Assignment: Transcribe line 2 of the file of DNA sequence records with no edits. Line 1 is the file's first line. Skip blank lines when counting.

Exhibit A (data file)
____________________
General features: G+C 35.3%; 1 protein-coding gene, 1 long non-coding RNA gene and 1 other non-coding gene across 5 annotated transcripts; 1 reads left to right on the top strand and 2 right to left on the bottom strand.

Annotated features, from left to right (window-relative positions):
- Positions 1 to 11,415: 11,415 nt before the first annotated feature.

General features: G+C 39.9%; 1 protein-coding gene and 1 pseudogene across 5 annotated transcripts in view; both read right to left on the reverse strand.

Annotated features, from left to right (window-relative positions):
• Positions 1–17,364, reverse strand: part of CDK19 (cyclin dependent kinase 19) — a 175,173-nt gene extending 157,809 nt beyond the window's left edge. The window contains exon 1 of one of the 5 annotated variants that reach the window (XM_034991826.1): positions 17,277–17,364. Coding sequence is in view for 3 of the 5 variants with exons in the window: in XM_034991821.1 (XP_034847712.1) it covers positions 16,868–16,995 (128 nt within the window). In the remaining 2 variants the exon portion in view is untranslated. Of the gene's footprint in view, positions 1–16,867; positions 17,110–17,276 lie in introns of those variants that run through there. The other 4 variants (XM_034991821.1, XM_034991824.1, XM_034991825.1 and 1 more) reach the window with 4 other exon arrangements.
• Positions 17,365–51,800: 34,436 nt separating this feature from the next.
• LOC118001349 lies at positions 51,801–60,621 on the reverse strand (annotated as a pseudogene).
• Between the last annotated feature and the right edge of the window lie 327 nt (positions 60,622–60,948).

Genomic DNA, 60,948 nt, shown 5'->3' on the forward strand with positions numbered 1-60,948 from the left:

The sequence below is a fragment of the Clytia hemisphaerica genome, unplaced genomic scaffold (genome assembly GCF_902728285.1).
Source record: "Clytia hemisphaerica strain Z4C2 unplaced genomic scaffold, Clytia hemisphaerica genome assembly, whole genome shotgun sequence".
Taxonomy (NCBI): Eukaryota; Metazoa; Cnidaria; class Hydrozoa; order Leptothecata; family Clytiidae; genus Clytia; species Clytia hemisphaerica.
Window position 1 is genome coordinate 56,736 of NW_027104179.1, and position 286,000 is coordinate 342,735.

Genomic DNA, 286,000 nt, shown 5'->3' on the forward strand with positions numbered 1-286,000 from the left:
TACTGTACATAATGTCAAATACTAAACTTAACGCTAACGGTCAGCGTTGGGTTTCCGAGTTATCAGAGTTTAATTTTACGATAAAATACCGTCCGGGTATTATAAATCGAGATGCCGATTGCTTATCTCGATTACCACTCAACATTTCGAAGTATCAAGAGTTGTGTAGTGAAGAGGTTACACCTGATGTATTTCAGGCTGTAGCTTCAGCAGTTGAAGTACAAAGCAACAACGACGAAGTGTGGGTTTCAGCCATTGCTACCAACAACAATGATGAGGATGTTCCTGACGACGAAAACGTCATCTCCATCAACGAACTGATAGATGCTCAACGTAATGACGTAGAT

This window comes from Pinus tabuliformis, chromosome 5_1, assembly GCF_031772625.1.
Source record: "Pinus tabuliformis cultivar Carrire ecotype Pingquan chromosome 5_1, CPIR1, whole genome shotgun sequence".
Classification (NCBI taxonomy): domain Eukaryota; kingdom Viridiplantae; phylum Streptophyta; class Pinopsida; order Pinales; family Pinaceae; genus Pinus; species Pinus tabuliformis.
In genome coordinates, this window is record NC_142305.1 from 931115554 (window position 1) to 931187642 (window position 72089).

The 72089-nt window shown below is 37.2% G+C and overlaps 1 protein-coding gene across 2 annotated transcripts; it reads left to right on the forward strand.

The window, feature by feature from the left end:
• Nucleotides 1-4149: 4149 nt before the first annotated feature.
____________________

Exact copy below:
Annotated features, from left to right (window-relative positions):